This is where you, the readers, enter. We have embarked on an open-ended, free-association exercise to come up with as many associations between design and democracy as we can. Instead of writing a tidy column, we are presenting the beginning of something: a mind map. The mind map is not meant to be an all-encompassing theory-development exercise or definitive statement on the relationship between design and democracy for any purposes—for example, articulating (un)livable futures. We hope you consider it an open space to help us, and whoever joins us, identify our blind spots, explore our conflicting relations with certain terms, concepts, and matters, and play with the ones we are unsure or uncomfortable about. We have peppered the space with references that we find intriguing or inspiring and feel are of value to design practice. We have also invited colleagues to join us (see the Acknowledgments). And now, we are humbly inviting you all to help us grow the mind map by visiting https://miro.com/app/board/o9J_l-3dIVo=/.

ins01.gif Section of design democracy mind map, September 3, 2021.

We acknowledge that we have failed. Our ontological reorientation has involved reflecting on who and where we were, but not how we were. Despite our work being centered around care, we failed to care for ourselves with humility until we reached an impasse. We also acknowledge that this column is the result of our decision to refuse to occupy the space of production as expected of us as design researchers, practitioners, and educators. The expectation does not come from the editors of Interactions, but rather the many intertwined structures in which we exist but that continue to fail us, coercing the majority of people to firmly remain in the colonialist, productivist, patriarchal, and capitalist discourses.

Doing things together requires many other things. We believe that one of the most vital is recognizing the power of refusal to occupy the relational spaces of cruelty that define who, where, and how we ought to be. We are lucky that we had each other to help us realize this. But still, we are exhausted, and we want to express this frankly. It is because expressing our pain and vulnerabilities and our refusal to participate, and seeking help from others to regain hope for better worlds to which we can all belong—and the trust in our coming together to reorient our varied trajectories toward such worlds—are all needed, now more than ever.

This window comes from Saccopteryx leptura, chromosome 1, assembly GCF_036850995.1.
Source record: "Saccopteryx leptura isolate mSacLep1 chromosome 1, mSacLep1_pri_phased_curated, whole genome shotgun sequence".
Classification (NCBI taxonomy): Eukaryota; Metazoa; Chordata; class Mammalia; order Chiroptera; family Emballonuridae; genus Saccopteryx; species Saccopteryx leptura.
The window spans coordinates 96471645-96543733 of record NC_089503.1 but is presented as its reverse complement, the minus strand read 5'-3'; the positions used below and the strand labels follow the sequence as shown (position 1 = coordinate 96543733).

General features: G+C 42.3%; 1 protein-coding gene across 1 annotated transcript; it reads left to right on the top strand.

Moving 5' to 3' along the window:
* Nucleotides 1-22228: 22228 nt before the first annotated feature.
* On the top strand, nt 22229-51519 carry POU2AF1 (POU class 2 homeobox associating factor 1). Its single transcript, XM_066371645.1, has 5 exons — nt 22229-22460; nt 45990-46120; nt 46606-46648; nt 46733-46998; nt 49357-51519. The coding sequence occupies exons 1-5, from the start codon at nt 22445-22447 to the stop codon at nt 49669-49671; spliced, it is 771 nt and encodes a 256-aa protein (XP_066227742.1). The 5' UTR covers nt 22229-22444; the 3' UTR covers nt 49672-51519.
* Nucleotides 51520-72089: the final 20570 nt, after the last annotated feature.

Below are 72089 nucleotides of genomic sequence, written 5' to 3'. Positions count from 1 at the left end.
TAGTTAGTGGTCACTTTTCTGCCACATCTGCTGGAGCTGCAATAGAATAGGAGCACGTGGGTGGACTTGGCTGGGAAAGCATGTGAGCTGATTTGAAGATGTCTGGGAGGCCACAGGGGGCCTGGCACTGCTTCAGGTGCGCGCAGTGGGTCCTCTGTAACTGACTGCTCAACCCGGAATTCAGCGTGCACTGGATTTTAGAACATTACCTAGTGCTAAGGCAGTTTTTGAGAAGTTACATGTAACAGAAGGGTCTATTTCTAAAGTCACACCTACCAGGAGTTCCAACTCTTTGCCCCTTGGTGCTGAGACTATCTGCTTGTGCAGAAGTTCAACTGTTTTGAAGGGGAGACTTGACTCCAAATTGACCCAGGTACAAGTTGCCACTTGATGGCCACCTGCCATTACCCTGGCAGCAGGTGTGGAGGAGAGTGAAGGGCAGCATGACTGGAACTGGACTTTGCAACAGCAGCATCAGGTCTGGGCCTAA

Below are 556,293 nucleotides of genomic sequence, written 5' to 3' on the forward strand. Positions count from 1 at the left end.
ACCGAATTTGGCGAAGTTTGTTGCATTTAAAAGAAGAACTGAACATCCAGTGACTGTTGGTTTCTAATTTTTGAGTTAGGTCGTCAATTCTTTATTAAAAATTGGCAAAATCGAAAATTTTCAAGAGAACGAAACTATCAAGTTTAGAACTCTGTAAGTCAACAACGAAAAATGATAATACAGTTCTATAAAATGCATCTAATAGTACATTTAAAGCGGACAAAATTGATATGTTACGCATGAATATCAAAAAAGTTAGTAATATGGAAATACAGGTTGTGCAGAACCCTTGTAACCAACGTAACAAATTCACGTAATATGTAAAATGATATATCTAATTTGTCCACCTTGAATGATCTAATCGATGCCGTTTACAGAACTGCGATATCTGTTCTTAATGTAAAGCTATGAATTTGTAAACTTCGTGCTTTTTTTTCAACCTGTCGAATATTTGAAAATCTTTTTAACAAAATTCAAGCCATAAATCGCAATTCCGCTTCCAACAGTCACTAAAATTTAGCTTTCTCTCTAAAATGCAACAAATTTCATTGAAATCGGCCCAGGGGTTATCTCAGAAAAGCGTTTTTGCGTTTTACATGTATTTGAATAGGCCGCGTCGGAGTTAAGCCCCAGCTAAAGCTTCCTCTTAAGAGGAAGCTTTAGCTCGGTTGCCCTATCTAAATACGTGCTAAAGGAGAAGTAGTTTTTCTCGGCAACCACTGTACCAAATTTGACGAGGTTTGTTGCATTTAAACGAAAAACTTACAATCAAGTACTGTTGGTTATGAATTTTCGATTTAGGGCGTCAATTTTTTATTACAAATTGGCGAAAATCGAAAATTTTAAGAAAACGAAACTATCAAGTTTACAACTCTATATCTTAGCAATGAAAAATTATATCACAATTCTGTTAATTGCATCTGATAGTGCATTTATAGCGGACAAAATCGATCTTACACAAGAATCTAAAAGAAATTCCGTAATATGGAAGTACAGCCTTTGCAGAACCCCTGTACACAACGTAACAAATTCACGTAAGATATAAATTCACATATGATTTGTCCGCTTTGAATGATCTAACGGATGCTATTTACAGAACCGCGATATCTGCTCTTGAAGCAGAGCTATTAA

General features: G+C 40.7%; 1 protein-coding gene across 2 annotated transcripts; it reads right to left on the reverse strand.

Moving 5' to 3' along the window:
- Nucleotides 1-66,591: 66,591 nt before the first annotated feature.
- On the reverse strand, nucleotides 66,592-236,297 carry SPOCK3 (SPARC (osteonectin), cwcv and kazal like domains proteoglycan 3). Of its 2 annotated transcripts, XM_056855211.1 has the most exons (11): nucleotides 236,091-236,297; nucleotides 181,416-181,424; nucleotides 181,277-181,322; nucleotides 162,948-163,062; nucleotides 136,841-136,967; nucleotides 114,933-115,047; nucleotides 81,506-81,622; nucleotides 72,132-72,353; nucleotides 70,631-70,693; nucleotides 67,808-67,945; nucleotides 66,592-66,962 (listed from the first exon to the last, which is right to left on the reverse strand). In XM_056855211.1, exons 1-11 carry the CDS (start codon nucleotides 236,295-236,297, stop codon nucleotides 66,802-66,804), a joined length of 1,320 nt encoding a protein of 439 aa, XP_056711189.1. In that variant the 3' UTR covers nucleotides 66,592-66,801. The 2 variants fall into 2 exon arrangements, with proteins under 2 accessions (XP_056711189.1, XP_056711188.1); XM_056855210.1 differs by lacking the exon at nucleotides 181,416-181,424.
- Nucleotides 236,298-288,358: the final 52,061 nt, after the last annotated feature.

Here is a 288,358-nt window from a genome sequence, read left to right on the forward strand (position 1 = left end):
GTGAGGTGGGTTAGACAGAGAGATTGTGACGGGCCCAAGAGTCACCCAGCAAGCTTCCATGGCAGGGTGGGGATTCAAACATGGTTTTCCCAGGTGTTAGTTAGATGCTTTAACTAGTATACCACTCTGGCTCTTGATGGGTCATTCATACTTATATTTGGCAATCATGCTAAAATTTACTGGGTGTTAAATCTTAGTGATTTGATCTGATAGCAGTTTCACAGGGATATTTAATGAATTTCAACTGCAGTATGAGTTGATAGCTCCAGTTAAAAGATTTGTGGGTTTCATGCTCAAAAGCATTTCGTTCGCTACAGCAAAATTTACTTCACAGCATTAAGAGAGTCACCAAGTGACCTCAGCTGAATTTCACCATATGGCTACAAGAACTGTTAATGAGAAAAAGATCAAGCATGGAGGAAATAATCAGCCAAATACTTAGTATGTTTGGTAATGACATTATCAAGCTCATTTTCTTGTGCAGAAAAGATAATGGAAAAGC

back to top  Acknowledgments

We thank these colleagues who generously contributed to the initial mind map:

Melisa Duque, Laura Forlano, Ann Light, Sanna Marttila, Leonardo Parra-Agudelo, Nathaly Pinto, Giacomo Poderi, Rolando Ruiz, Joanna Saad-Sulonen, Mariana Salgado, Mariacristina Sciannamblo, Maurizio Teli, Brenda Vertiz, and more.

back to top  References

1. https://www.reuters.com/article/us-wealth-billionaires-outlook-insight-idUSKBN2BH0J7

2. Gagnon, J. 2,234 descriptions of democracy: An update to democracy's ontological pluralism. Democratic Theory 5, 1 (2018), 92–113.

3. Graeber, D. and Wengrow, D. Hiding in plain sight: Democracy's indigenous origins in the Americas. Lapham's Quarterly (Fall 2020); https://www.laphamsquarterly.org/democracy/hiding-plain-sight

4. Macy, J.R. Dependent co-arising: The distinctiveness of Buddhist ethics. The Journal of Religious Ethics 7, 1 (1979), 38–52.

back to top  Authors

Jaz Hee-jeong Choi is director of the Carefull Design Lab and Vice-Chancellor's Principal Research Fellow in design at RMIT University in Melbourne, Australia. jaz.hee-jeong.choi@rmit.edu.au

Andrea Botero Cabrera is a Colombian-born, Finland-based designer and researcher. Her work engages with the possibilities and contradictions of participating in the creation of environments, tools, and media that afford more relational and caring interactions among and between people and their environments. andrea.botero@iki.fi

back to top 

Copyright held by authors

The Digital Library is published by the Association for Computing Machinery. Copyright © 2021 ACM, Inc.

Post Comment


No Comments Found